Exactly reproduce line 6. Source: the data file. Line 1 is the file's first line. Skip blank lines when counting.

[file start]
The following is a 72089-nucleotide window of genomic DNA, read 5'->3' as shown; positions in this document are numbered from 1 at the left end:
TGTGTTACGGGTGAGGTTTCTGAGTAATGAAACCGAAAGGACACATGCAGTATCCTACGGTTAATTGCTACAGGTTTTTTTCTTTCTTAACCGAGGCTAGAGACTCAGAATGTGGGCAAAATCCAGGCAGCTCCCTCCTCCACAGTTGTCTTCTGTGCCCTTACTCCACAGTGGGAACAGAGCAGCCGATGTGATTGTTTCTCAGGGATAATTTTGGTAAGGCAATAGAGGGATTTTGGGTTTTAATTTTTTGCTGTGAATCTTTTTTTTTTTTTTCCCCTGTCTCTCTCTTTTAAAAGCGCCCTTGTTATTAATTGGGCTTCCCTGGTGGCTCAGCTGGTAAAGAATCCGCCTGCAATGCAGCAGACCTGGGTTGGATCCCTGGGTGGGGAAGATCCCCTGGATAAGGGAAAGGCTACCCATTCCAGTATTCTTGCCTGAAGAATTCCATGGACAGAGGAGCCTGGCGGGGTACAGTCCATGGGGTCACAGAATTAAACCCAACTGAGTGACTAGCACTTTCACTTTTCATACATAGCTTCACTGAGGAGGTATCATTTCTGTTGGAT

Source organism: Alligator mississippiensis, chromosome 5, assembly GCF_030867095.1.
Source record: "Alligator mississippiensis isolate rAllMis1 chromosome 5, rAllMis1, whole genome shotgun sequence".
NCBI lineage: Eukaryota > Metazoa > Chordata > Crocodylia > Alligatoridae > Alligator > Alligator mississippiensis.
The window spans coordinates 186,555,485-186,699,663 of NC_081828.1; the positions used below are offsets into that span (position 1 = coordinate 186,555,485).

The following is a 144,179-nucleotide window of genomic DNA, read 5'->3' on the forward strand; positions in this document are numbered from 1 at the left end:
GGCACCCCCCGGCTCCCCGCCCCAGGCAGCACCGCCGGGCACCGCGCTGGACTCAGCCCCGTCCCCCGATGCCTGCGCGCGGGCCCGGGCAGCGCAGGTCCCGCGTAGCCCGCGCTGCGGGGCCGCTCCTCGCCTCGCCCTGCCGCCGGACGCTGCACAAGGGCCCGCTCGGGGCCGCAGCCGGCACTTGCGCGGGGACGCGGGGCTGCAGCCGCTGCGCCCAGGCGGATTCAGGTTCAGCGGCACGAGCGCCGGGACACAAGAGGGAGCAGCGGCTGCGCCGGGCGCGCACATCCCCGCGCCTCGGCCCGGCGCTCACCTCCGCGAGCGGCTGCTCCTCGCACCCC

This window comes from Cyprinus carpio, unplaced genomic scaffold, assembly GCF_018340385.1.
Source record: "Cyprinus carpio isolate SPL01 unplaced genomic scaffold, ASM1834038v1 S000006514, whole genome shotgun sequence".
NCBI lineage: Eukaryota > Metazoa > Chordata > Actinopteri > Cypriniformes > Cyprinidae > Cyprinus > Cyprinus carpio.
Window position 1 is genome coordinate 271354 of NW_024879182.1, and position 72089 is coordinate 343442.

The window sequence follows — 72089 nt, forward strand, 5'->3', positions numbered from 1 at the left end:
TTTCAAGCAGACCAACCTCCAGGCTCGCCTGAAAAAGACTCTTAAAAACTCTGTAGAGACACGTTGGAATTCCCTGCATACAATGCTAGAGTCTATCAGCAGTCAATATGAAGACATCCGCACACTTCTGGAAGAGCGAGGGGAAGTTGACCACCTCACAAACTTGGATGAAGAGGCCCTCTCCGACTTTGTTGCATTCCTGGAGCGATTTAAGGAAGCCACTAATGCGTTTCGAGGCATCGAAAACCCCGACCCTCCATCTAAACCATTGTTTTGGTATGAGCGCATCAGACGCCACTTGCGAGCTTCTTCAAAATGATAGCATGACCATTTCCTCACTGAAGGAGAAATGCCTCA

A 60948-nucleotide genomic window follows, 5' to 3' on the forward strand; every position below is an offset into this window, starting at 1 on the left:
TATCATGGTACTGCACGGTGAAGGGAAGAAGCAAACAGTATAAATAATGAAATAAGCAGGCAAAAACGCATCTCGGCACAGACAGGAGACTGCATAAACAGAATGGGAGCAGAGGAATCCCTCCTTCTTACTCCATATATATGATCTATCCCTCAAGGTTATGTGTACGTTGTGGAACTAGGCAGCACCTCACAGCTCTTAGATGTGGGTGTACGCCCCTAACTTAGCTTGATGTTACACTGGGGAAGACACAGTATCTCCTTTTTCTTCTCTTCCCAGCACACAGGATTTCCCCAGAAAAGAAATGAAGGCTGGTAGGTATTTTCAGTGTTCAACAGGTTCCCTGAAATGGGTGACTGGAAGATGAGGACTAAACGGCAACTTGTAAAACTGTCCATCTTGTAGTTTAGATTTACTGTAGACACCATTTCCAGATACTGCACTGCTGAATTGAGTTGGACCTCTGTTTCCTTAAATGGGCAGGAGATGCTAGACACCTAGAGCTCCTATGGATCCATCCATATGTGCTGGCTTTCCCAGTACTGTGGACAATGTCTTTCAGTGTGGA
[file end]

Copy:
The window spans coordinates 186,555,485-186,699,663 of NC_081828.1; the positions used below are offsets into that span (position 1 = coordinate 186,555,485).